HAMILTON'S TYRE HOPES
Only three drivers in the top 10 qualified on the prime tyre - the two Red Bulls and Robert Kubica. That means that Lewis Hamilton is planning either to blast away at such a rate at the start that he can pit without getting wedged behind any of the prime-shod cars outside the top 10, or fluke a timely safety car later in the race. In what should be a two-stop race (or even three for some), there's no question that a prime-prime-options strategy is the quickest, but with safety cars nigh on unavoidable on race day things might not go to plan for everyone, or indeed anyone... But Hamilton definitely needs a few favourable cards to be dealt his way to convert pole into victory.
RED BULL RIVALRY
Mark Webber has outqualified team-mate Sebastian Vettel for the fourth race in a row. Coming off the back of their mutual annihilation act in the Turkish Grand Prix two weeks ago, it's proof that the Australian isn't going to let his stunning run of form be derailed by the fallout from that incident. The pair have been given a very clear instruction - don't let it happen again - and both are sure to be particularly circumspect if they get near each other on track. So there's no chance of a repeat performance... is there? With both determined to make a point, it could be a fascinating battle that sets the tone for the rest of the season.
ALONSO IN CONTENTION
Fernando Alonso has been quick in Canada so far © LAT
The good news for Ferrari is that its F10 is very kind to its tyres. The bad news is that it's not a stunningly quick car. But being easy on its tyres might just allow Fernando Alonso to get a little more range out of his option tyres. The flipside of the coin is that it's difficult to get the primes up to temperature. Fourth in qualifying was a pretty special effort, but if the cards fall his way there's every chance that he can get onto the podium on race day. A first win since Bahrain isn't out of the question either, but it will need a bit of good fortune and some of the old Alonso magic to repeat his 2006 triumph.
GOING THE BRAKING DISTANCE
Canada is a notorious brake killer, and there will be drivers who have to take it easy late in the race to preserve their stopping power. We have seen the odd Red Bull brake problem this year, and there are some question marks over whether they will last. The harder Vettel and Webber have to push, the bigger the risk of a braking problem, so if it's a close fight between them and the McLarens, as we saw in Turkey, don't be totally surprised to see brakes coming into the equation.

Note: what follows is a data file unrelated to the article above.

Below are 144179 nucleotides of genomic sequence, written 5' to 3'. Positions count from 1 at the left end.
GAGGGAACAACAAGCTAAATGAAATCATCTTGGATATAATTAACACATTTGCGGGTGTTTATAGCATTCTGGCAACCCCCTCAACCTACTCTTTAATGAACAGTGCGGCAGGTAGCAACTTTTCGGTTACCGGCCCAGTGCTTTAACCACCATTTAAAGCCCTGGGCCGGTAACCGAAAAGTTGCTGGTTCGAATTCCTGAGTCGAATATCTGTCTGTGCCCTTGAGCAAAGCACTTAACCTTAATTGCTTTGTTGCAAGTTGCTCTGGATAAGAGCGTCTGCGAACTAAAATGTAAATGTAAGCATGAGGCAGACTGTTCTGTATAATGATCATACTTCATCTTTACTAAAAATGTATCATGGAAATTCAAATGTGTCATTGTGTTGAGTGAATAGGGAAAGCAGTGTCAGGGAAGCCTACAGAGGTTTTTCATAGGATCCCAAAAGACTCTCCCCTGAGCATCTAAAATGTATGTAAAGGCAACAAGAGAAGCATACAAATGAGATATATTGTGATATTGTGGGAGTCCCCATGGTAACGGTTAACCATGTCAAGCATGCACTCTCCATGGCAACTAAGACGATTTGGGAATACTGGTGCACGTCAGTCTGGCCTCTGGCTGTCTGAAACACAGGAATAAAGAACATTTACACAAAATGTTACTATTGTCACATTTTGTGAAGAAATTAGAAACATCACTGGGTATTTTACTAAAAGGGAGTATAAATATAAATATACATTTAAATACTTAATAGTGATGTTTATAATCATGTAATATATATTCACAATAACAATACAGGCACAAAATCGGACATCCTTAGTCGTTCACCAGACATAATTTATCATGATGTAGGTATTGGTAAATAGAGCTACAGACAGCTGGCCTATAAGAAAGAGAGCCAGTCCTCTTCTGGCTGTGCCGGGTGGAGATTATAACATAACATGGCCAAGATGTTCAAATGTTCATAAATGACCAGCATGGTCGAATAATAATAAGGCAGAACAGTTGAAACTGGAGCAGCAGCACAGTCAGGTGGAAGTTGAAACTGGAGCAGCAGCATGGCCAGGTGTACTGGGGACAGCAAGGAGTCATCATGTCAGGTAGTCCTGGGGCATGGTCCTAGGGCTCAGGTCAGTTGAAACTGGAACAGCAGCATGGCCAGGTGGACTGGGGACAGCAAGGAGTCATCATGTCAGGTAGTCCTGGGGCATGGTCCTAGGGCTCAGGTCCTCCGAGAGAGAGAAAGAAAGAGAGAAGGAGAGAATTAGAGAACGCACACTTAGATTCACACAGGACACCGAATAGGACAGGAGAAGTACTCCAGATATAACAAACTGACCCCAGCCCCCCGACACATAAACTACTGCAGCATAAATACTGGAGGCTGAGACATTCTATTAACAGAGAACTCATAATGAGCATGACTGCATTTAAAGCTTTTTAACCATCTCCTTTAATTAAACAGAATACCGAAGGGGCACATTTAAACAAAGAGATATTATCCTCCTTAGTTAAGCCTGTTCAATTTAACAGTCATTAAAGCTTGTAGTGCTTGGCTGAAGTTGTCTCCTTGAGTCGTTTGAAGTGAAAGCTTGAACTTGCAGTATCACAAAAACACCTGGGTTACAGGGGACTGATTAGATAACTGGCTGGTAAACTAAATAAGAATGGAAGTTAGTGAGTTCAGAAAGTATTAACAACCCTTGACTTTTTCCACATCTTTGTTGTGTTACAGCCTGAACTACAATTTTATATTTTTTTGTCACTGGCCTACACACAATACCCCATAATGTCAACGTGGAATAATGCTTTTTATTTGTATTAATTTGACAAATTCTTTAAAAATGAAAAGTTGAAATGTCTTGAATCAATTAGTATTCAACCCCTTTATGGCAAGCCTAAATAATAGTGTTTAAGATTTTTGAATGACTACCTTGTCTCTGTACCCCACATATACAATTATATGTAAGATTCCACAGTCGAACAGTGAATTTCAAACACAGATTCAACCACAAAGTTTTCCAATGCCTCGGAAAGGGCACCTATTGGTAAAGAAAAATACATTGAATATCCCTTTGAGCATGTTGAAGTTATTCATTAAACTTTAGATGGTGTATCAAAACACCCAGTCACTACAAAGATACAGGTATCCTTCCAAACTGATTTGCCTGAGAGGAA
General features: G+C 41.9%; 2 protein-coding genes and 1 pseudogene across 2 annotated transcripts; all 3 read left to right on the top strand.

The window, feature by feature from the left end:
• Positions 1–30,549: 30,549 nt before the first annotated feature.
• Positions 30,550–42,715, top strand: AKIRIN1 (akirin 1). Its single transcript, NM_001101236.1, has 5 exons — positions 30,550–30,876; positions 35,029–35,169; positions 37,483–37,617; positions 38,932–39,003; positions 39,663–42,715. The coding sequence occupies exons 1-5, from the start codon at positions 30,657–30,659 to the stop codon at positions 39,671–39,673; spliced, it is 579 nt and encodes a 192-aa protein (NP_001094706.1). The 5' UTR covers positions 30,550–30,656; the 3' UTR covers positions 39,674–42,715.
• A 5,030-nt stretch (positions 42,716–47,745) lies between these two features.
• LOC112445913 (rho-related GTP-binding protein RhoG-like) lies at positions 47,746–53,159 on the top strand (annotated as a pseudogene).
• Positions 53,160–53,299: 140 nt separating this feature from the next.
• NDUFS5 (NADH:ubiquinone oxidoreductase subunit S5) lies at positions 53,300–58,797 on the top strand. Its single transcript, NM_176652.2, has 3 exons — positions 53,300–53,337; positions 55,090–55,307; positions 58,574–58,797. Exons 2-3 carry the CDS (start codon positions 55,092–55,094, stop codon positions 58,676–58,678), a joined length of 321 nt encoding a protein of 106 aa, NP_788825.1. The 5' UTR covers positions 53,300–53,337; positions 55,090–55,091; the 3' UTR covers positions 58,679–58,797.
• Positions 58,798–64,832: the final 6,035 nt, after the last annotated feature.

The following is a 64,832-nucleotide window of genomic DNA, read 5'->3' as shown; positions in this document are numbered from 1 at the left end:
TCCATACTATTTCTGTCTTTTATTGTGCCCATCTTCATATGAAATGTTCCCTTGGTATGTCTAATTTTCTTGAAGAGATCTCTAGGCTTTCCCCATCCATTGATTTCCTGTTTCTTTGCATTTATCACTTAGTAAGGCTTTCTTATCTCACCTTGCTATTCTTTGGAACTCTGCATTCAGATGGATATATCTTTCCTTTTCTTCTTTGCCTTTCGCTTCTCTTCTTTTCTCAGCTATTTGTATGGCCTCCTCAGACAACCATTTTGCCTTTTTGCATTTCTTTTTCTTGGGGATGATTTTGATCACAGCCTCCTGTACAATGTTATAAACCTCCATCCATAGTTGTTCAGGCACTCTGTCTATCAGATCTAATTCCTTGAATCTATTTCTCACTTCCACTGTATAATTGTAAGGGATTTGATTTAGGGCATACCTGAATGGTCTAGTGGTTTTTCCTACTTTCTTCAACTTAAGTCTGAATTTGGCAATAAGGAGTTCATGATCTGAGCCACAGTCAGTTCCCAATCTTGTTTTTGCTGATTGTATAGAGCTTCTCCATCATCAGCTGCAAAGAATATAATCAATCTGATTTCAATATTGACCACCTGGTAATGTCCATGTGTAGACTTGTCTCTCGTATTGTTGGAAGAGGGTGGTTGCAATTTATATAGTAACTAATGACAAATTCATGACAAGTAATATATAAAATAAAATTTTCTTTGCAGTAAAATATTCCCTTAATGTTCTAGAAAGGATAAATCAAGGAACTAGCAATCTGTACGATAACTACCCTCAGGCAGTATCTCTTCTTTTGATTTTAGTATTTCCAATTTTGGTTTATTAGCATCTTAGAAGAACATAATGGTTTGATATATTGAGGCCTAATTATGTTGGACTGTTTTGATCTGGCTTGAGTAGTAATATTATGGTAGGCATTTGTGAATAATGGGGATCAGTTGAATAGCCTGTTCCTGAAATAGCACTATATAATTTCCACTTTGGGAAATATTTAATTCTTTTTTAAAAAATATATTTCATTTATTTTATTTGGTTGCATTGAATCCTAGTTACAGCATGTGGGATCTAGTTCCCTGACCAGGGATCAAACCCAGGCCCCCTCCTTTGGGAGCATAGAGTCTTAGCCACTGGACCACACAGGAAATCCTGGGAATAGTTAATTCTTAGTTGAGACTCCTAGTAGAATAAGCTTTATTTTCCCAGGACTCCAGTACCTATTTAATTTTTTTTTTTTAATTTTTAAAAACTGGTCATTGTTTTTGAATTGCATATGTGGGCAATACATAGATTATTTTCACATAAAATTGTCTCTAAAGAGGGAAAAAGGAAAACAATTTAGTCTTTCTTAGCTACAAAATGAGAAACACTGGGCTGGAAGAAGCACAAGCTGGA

NEW LIFE FOR LIUZZI
Even some of Tonio Liuzzi's staunchest supporters were beginning to wonder whether the prodigious speed he showed in karting - and Formula 3000 - was going to be converted into success in F1. Qualifying sixth doesn't answer all the questions surrounding the Italian's ultimate potential as an F1 driver, but it adds weight to his belief that car problems have hindered him this season. Canada suits the Force India VJM03 very well, and both he and team-mate Adrian Sutil have designs on doing even better in the race. If you're searching for dark horses, look to these two.
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Edd Straw is Editor-in-Chief of Autosport, overseeing both print and digital versions of the brand. Edd has worked for Autosport since joining as a junior reporter in 2002. He became Editor in November 2014, having previously worked as National Editor, News Editor and Grand Prix Editor.
Originally from Guernsey in the Channel Islands, he joined Autosport shortly after graduating from university. He went on to cover a wide range of categories from club motorsport to the World Touring Car Championship and Le Mans to Formula 3 before switching to F1 full-time at the 2008 French Grand Prix. He continues to cover a range of international events in his position as Editor-in-Chief.
In his spare time, he was formerly a club racer whose abilities did not match his enthusiasm in a variety of categories.